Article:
Katy Gallagher, enjoying some tea in Chifley, will return to the political scene as a senator next month.

Katy Gallagher, enjoying some tea in Chifley, will return to the political scene as a senator next month. Photo: Rohan Thomson

Katy Gallagher's longest holiday in 13 years is almost at an end, but the former ACT chief minister is in no rush to get to the front bench when she joins the Senate next month. 

Since her resignation from the ACT's highest office took effect on December 10, the city's most popular politician has watched movies she chose, read for pleasure, texted less and done her best to switch off from the daily coverage of politics. 

"I thought it would be a lot harder to withdraw," Ms Gallagher said. 

Katy Gallagher, enjoying some tea in Chifley, will return to the political scene as a senator next month.

Katy Gallagher, enjoying some tea in Chifley, will return to the political scene as a senator next month. Photo: Rohan Thomson

"It gives you time to clear your brain – my brain is quiet like it hasn't been for over a decade.

"It also shows, and I've always thought this, that it was the right decision on a number of different levels."

The seven-day-a-week stress of the top job has gone but the popularity – Gallagher won the most number of first preference votes at the 2012 election – has not changed, based on the reaction of those having a morning catch-up at eclectic Chifley cafe A Bite to Eat, A Drink As Well on Friday.

A group of elderly residents wished her the best, while a young woman approached at one point with a note expressing interest in running as a Labor candidate for the assembly next year.

Elected herself to the assembly as a 31-year-old and rising within a year to the ministry, Ms Gallagher was Bill Shorten's preferred pick as Senate replacement for the outgoing Kate Lundy.

Ms Gallagher said she knew of Senator Lundy's decision "a couple of days" before the public announcement on November 26, but it was not until December 4 – encouraged by Mr Shorten, ALP's Senate leader Penny Wong and mentor Jon Stanhope among others – that she called to tell the opposition leader yes.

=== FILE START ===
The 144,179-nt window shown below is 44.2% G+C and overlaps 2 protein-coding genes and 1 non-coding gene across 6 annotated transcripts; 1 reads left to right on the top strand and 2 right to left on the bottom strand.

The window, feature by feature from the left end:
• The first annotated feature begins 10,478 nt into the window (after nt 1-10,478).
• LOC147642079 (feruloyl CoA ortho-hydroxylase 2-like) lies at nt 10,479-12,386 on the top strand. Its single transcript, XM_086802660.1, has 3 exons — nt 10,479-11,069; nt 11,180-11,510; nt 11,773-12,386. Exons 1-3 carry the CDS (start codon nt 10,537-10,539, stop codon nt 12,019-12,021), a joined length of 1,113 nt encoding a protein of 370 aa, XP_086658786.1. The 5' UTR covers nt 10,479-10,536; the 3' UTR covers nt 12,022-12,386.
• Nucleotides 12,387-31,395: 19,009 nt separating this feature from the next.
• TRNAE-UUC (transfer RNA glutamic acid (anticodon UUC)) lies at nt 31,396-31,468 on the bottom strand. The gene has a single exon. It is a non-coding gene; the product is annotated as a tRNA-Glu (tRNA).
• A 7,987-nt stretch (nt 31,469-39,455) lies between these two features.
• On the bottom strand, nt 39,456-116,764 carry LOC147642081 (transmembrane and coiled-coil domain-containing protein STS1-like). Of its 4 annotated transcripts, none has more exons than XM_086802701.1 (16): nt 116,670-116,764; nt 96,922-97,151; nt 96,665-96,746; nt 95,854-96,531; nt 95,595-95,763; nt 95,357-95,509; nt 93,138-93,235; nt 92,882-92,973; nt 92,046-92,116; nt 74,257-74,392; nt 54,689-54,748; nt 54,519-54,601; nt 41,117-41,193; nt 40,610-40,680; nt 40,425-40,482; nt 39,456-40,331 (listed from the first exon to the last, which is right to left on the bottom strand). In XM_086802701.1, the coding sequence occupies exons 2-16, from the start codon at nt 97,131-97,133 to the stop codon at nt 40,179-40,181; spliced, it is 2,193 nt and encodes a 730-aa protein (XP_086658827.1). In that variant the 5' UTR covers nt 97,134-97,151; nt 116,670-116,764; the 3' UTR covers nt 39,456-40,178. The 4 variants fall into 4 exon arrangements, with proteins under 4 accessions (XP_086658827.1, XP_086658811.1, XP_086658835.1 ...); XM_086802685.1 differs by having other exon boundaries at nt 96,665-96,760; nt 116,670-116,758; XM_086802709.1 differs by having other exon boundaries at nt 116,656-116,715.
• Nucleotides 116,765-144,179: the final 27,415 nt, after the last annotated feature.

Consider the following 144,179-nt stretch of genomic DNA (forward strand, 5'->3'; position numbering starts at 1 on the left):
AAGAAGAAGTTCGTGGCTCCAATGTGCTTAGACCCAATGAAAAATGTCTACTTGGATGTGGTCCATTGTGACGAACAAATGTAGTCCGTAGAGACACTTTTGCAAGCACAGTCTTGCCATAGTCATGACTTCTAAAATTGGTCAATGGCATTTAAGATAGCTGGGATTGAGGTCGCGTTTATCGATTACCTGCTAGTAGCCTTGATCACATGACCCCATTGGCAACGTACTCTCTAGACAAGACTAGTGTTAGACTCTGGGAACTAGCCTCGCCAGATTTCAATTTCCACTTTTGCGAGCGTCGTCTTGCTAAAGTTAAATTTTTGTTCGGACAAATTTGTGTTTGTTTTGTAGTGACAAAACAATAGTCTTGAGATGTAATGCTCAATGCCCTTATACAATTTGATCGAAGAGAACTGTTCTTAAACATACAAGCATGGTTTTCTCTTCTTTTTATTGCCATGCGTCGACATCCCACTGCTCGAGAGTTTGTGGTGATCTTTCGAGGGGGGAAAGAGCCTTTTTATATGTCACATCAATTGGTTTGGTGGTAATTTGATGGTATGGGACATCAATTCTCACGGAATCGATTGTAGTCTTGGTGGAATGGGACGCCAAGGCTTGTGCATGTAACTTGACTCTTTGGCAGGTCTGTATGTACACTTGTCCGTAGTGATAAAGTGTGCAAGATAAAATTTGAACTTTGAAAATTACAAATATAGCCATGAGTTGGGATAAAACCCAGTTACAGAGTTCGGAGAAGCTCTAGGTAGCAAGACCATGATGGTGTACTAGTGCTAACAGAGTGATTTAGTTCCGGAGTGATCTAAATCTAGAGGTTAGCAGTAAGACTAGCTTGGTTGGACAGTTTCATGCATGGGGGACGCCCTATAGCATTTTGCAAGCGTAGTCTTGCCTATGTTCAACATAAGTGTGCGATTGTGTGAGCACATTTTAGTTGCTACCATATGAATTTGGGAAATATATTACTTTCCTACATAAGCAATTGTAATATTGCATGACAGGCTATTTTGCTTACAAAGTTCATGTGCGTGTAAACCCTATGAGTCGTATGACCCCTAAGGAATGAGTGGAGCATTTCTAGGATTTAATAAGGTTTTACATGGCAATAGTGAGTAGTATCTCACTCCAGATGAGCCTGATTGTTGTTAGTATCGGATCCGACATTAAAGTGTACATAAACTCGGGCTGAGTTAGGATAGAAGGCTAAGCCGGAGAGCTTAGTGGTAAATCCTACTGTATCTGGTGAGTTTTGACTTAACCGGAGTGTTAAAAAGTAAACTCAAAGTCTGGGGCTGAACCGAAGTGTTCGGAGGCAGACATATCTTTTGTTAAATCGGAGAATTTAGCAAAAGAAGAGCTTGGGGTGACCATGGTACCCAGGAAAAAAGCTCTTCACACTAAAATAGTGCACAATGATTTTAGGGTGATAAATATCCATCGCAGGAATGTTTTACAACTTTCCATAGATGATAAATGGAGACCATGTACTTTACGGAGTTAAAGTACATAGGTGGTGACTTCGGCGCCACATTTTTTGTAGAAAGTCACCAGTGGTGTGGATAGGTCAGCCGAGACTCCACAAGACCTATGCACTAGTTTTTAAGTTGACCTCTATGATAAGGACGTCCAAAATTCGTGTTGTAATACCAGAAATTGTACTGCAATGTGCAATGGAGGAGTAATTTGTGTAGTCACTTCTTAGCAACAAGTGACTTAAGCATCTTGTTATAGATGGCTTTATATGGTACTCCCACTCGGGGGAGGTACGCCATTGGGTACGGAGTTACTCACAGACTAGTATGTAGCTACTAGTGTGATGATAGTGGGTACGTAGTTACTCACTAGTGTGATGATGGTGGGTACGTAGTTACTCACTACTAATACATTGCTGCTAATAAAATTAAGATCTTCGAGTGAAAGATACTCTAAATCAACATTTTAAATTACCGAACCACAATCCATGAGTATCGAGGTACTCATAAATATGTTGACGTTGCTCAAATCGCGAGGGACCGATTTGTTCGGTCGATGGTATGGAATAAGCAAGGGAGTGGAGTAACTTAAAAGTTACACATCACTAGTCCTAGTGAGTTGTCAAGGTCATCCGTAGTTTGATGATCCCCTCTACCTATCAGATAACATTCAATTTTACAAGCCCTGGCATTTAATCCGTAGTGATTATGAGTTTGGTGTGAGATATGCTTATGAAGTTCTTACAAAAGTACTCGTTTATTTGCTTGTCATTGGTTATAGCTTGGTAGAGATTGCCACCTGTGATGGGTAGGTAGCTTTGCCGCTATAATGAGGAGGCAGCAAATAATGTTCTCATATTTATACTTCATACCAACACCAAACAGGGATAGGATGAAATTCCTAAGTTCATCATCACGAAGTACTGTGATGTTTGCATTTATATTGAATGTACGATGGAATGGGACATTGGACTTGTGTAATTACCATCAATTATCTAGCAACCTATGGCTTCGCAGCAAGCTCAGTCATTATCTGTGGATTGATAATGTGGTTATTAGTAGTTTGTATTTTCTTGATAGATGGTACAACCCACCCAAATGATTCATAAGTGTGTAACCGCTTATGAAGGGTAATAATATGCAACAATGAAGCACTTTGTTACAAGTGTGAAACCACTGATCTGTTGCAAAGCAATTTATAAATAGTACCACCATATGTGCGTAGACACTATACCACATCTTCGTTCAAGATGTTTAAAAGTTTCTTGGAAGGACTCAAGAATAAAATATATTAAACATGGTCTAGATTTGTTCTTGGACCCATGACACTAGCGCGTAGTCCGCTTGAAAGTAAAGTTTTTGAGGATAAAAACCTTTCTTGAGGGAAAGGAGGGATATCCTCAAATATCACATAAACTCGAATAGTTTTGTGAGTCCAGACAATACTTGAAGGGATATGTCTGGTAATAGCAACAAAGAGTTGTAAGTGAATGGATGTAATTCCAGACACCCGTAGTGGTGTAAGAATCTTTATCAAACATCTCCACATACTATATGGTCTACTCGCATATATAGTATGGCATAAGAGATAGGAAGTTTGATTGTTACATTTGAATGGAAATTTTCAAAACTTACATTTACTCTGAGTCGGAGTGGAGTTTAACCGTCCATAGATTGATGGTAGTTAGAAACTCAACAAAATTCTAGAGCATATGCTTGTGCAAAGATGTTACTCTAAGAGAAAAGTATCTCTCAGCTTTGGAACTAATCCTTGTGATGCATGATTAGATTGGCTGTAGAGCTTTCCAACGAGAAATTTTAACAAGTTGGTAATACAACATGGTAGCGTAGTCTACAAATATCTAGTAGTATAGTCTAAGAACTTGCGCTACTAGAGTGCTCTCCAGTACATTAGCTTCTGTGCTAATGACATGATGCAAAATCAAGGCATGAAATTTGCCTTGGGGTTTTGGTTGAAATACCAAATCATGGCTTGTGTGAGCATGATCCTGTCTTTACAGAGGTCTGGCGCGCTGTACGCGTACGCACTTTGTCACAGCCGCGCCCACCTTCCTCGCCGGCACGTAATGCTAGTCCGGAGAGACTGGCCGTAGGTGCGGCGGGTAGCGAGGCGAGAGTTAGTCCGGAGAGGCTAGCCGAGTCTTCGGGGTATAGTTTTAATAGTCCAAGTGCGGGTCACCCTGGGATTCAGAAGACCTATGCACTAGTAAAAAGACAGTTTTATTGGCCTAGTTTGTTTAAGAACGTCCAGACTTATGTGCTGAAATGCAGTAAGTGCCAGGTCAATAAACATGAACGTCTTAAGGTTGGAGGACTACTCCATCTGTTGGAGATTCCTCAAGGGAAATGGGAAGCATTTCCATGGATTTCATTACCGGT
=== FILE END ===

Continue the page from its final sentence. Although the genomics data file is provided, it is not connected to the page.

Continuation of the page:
"It was one of those adrenalin moments," she said. 

The decision to shift political scenes – to move from head of government to the opposition backbench – was also given some thought by Ms Gallagher's two youngest children, Charlie, 9, and Evie, 7. 

Evie was "cross" when she was told about the resignation.

"It turns out she'd been signing autographs, she said 'I can't sign autographs at school any more'," Ms Gallagher said.  

Her "bookish" son had a more positive take. "He's really pleased because as it turns out Jar Jar Binks in Star Wars is a senator – so I'm up there with Jar Jar Binks."

The time had come to engage in the national debates she said she had "conspicuously avoided", motivated by what she saw as a move away from fairness by the federal government. 

"i just see at the moment there's a big step away from that Australian concept of fairness, whether it be health, education, even refugee policy," she said. 

"I think I contributed all I could as a local MLA."

The widely perceived lack of fairness from the Commonwealth in failing to stump up a dollar for the Mr Fluffy clean-up is something that still grates with the former chief. 

Ms Gallagher feels the federal government could have stumped up the loan's interest bill, at least.

"It was derisory, and the Commonwealth Bank gave more than the Commonwealth government," she said.

"It irks me, and it's not something I'm going to let go."

While not immune from criticism for certain pressure points in the health system during her eight years as minister, Ms Gallagher said health policy, open and e-government and integrity issues were areas where she wanted to be of use – but that did not mean she was chasing a spot on the Labor frontbench.

"I said to Bill when I made the decision and rang him that I don't come with any demands," she said. 

"I think it will be good for me professionally to not have a portfolio, and to learn the ropes, learn other skills."

But the 44-year-old said she "wouldn't say no" if offered any portfolio.

A spokesman for Mr Shorten said on Friday there were no plans to change the Labor shadow ministry.

He pointed to the opposition's leader comment in December of no guarantees the "distinguished candidate" would rise to the front bench. 

Later on Friday Ms Gallagher dined with Dame Quentin Bryce at the Hyatt Hotel, someone, together with Julia Gillard, she has remained in regular contact with after the unique two-year period from mid-2011 when women held the roles of chief minister, prime minister and governor-general simultaneously. 

It would require a change of government and the approval of caucus, but it would surprise no-one if Katy Gallagher is sworn in as a federal minister before the term of Dame Quentin's successor, Sir Peter Cosgrove, is up.